Monday, March 17, 2014

that middle class Blue and Gold plan- again not part of the comments here

in this alumni op ed: For Parents and Children, a UC Chain Is Broken

Our kids say it’s all about the kind of college experience they wanted – and didn’t want. For years, they’ve heard cautionary tales about the challenges of being an undergraduate in the teeming UC system, from the inability to get into necessary classes to the 500-student lecture halls, inaccessible professors and struggles to get help from overburdened teaching assistants.

-it ends like this
Perhaps it’s that nurturing multigenerational loyalty is important, especially if UC ever hopes to grow bigger endowments as a cushion for lean budget times. For our family, it means the chain is broken, and the peeling Cal bumper sticker may soon be gone for good.

Daily Cal UC President Janet Napolitano talks diversity, online education (she also did this l'il Q & A w/ Sac Bee) and this coverage of: her advocacy and Grad Research Day in Sacto

Also see their overview of some of the UC Regents agenda items for later this week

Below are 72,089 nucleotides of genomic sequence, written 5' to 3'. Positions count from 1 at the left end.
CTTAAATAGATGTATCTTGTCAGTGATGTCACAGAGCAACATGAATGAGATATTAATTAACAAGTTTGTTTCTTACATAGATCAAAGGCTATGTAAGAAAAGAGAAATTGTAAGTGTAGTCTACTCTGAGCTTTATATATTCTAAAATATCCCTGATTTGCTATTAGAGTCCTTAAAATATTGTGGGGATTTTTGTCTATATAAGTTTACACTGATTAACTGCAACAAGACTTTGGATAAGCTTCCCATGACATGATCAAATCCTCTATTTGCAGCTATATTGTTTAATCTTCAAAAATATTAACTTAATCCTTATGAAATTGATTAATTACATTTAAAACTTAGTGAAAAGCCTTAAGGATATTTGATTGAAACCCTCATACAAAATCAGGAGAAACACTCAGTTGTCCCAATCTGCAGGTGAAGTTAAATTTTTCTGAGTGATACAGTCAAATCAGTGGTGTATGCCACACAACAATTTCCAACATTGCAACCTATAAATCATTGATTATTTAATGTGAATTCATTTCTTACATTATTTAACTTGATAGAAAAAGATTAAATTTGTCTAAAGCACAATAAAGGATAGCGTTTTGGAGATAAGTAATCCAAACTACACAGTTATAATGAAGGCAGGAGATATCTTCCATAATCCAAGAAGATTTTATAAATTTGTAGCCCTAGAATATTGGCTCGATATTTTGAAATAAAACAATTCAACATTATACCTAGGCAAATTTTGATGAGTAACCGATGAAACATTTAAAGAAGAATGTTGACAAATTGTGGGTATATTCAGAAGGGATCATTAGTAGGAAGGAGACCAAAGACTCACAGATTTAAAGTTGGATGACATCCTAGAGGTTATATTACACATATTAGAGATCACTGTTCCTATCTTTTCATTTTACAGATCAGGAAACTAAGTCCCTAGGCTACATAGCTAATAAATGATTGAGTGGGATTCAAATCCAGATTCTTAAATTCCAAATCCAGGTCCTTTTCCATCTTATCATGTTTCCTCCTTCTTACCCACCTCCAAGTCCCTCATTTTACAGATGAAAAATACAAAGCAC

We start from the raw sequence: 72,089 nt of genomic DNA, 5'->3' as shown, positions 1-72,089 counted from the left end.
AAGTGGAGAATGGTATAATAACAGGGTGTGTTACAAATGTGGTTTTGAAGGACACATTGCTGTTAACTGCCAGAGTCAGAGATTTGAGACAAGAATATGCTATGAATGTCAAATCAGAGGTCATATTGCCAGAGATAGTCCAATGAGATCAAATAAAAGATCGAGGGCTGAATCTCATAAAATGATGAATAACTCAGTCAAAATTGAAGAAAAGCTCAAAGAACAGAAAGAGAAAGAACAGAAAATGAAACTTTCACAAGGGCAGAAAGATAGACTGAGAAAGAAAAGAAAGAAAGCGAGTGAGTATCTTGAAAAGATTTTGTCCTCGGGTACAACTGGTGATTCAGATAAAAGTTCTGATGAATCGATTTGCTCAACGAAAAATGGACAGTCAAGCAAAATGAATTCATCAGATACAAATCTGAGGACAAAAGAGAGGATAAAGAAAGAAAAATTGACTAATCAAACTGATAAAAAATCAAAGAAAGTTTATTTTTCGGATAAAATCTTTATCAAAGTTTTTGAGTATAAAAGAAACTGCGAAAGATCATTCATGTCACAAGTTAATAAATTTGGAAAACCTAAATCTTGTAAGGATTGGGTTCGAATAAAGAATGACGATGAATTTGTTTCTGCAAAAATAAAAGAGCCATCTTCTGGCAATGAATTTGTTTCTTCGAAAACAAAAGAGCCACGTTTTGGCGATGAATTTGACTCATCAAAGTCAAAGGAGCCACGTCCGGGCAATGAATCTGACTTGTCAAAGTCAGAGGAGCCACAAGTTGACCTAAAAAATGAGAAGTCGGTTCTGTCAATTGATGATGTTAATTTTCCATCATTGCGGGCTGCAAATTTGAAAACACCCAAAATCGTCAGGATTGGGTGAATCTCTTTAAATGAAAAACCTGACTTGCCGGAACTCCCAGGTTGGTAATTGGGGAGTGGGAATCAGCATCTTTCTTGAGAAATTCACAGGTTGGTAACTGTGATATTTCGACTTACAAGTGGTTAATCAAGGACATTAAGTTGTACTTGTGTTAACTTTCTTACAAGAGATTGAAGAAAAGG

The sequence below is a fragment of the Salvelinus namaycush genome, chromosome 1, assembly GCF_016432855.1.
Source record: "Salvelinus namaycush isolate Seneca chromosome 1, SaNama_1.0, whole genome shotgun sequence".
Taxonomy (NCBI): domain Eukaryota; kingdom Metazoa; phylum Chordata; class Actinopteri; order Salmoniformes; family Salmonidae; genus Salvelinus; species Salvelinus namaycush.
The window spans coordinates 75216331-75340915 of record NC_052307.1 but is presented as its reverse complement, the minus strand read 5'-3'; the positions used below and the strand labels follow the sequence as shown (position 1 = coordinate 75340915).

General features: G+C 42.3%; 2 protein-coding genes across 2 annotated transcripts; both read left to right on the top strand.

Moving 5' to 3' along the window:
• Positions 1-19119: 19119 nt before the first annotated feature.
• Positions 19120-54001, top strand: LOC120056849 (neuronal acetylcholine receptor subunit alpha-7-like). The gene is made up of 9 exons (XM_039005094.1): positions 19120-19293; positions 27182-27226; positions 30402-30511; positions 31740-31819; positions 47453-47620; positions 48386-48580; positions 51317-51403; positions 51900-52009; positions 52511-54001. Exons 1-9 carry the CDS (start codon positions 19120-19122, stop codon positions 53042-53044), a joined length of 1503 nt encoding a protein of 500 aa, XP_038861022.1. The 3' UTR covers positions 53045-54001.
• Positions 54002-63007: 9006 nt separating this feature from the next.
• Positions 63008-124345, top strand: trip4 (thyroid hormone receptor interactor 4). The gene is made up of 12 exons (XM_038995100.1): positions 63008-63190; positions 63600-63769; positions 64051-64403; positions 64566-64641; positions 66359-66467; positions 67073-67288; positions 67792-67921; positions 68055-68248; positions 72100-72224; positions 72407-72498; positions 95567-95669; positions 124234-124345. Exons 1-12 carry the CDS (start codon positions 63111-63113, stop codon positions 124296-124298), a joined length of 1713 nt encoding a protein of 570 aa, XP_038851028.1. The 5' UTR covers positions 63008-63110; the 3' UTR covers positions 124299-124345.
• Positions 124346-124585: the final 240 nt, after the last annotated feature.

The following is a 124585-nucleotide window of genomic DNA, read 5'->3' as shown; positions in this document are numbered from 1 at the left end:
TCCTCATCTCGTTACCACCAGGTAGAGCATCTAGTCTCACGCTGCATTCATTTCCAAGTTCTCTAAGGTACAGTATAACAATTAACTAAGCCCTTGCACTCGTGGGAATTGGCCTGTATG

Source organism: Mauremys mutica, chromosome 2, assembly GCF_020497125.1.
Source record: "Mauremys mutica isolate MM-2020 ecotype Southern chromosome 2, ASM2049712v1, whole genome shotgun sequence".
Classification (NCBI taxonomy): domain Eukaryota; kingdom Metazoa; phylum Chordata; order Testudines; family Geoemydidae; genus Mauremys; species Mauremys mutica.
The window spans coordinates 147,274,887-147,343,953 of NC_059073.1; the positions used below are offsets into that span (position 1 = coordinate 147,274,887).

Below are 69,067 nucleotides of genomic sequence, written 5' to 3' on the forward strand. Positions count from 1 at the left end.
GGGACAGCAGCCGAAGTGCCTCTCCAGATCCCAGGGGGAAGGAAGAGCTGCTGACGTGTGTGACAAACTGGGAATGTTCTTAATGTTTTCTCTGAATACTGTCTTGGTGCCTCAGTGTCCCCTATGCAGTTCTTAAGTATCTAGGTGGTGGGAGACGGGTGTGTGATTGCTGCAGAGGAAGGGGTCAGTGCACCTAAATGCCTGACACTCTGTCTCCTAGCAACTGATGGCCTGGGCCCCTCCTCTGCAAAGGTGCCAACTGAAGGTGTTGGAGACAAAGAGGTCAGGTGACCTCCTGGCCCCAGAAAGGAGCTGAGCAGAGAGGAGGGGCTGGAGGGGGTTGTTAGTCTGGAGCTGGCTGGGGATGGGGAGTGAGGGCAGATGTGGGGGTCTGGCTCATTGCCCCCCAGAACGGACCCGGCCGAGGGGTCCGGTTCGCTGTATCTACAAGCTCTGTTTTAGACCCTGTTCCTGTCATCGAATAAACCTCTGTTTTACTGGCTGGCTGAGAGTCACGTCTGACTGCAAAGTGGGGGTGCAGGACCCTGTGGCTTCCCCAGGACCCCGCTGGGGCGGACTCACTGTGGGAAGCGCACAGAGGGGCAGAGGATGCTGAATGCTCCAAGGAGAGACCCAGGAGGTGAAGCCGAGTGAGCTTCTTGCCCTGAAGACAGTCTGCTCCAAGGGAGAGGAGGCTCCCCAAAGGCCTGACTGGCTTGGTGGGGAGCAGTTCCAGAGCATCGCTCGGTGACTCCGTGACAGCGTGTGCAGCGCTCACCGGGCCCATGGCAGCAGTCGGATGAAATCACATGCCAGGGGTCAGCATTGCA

SF Chron Editorial California Should Fix College Affirmative Action Law

The proposition was born in an era when preferences and quotas were fresh in mind and the electorate and campuses were largely white. A fear of losing classroom slots to black and Latino students powered the success of the measure.

In the wake of Prop. 209, both the expected - a drop in black students - and the unexpected - a jump in Asian American students - have occurred. White students are now underrepresented on University of California campuses.

In Sacramento, these tensions are being felt too. The measure's author, Sen. Ed Hernandez, D-West Covina (Los Angeles County), had aimed for the fall ballot this year. But he may push it back to 2016 to build public awareness and overcome worries among colleagues deluged by protests from Asian American voters opposed to a change that might dilute their college numbers.

That ol' tune


  1. The blue-and-gold plan is not UC wide (so far as I can tell) and it does not apply to a lot of UC alumni who make just enough to get no benefit from it. The net price of a UC education has gone way up. For many people, it ends up being only about $10k a year cheaper than a top-rated private college. The difference in class sizes alone is worth that much to many parents.

  2. right, blue and gold for Cal - that was the campus their child was considering. their op ed was about many other factors they took into consideration. it was interesting that they did not raise blue and gold or any middle class aimed plans being discussed in their op ed.